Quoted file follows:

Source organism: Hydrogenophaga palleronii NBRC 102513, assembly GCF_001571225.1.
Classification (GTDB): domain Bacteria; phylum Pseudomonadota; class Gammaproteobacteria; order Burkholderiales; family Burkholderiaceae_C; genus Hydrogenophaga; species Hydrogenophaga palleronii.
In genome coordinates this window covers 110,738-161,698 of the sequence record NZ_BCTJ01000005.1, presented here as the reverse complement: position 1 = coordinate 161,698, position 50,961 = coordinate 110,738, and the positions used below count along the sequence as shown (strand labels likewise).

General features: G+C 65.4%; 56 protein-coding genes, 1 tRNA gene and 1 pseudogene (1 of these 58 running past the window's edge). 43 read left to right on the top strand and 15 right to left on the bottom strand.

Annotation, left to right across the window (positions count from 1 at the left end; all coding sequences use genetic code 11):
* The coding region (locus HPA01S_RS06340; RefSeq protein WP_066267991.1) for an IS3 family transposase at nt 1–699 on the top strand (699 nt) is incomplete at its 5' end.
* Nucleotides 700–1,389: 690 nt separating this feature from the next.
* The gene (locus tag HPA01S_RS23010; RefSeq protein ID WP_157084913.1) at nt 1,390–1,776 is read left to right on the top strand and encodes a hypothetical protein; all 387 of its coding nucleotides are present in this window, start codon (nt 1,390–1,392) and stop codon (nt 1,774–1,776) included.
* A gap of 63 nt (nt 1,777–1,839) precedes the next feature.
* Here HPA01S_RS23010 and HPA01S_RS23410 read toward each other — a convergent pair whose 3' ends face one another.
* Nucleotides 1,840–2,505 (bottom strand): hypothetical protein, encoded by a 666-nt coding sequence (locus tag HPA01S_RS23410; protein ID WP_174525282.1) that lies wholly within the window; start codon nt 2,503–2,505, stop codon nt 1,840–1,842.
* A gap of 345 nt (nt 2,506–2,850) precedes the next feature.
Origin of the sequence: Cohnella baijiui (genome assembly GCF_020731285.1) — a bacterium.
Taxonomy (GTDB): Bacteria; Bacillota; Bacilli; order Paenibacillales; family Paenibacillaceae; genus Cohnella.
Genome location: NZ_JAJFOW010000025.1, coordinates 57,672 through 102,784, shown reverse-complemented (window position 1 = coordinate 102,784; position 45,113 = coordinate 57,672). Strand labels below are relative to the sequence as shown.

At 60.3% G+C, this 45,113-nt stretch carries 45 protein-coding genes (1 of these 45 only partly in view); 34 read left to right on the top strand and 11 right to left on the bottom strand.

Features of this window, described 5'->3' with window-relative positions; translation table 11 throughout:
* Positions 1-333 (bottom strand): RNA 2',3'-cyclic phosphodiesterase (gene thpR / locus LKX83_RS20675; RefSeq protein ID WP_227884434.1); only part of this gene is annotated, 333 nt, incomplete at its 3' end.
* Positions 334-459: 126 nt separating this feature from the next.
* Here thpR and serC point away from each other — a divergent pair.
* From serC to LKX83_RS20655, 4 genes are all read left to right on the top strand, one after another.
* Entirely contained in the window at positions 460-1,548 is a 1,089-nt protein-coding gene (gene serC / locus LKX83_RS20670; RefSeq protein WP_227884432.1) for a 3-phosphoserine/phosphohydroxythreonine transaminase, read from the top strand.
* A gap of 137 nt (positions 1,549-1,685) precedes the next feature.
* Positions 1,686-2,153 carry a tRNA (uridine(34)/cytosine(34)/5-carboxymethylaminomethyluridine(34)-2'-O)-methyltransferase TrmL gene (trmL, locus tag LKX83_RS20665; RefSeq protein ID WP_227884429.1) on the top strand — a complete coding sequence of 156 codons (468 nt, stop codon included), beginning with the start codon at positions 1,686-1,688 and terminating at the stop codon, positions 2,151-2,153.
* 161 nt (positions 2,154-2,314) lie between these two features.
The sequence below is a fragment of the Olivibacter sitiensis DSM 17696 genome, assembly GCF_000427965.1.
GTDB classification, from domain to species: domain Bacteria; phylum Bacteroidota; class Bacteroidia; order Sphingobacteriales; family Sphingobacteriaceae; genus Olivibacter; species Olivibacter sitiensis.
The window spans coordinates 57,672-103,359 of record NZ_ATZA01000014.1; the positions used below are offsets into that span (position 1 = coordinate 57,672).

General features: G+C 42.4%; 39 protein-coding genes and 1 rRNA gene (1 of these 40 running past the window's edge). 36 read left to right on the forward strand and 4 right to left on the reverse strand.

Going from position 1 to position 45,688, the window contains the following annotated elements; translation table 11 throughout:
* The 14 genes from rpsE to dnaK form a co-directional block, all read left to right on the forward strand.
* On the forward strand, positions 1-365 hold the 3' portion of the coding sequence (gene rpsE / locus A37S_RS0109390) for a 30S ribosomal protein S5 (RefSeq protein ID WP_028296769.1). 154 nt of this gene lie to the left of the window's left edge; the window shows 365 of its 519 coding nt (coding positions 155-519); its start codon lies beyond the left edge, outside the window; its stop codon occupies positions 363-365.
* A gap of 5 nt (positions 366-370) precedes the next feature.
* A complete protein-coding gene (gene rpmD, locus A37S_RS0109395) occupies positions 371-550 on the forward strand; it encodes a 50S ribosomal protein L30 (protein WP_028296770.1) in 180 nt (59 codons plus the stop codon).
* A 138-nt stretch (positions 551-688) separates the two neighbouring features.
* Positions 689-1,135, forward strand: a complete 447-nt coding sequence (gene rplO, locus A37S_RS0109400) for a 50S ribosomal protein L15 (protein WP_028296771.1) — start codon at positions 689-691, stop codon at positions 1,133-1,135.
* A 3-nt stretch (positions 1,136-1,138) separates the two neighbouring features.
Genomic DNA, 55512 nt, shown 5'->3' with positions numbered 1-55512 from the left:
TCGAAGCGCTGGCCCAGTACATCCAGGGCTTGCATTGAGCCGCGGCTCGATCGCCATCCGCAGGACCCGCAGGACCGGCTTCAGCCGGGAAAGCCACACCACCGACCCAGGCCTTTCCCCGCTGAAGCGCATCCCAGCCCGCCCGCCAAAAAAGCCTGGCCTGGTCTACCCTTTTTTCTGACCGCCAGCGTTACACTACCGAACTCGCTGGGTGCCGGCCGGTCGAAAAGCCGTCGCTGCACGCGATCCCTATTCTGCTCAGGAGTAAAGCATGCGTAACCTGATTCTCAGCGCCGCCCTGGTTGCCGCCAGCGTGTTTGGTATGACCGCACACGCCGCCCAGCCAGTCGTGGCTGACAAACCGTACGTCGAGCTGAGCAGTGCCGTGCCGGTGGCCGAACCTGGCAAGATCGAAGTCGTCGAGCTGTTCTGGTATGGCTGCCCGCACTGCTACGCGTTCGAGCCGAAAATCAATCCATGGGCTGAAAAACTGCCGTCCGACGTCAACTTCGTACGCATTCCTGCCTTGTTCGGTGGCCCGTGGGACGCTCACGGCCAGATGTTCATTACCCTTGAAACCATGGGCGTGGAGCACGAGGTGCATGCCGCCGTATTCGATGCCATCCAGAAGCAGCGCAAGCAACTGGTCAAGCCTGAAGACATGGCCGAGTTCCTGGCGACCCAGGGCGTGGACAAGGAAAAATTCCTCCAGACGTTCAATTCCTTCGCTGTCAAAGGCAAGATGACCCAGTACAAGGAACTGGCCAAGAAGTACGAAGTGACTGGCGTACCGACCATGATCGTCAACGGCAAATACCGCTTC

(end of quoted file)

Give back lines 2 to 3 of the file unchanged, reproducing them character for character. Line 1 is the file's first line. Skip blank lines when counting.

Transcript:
Classification (GTDB): domain Bacteria; phylum Pseudomonadota; class Gammaproteobacteria; order Burkholderiales; family Burkholderiaceae_C; genus Hydrogenophaga; species Hydrogenophaga palleronii.
In genome coordinates this window covers 110,738-161,698 of the sequence record NZ_BCTJ01000005.1, presented here as the reverse complement: position 1 = coordinate 161,698, position 50,961 = coordinate 110,738, and the positions used below count along the sequence as shown (strand labels likewise).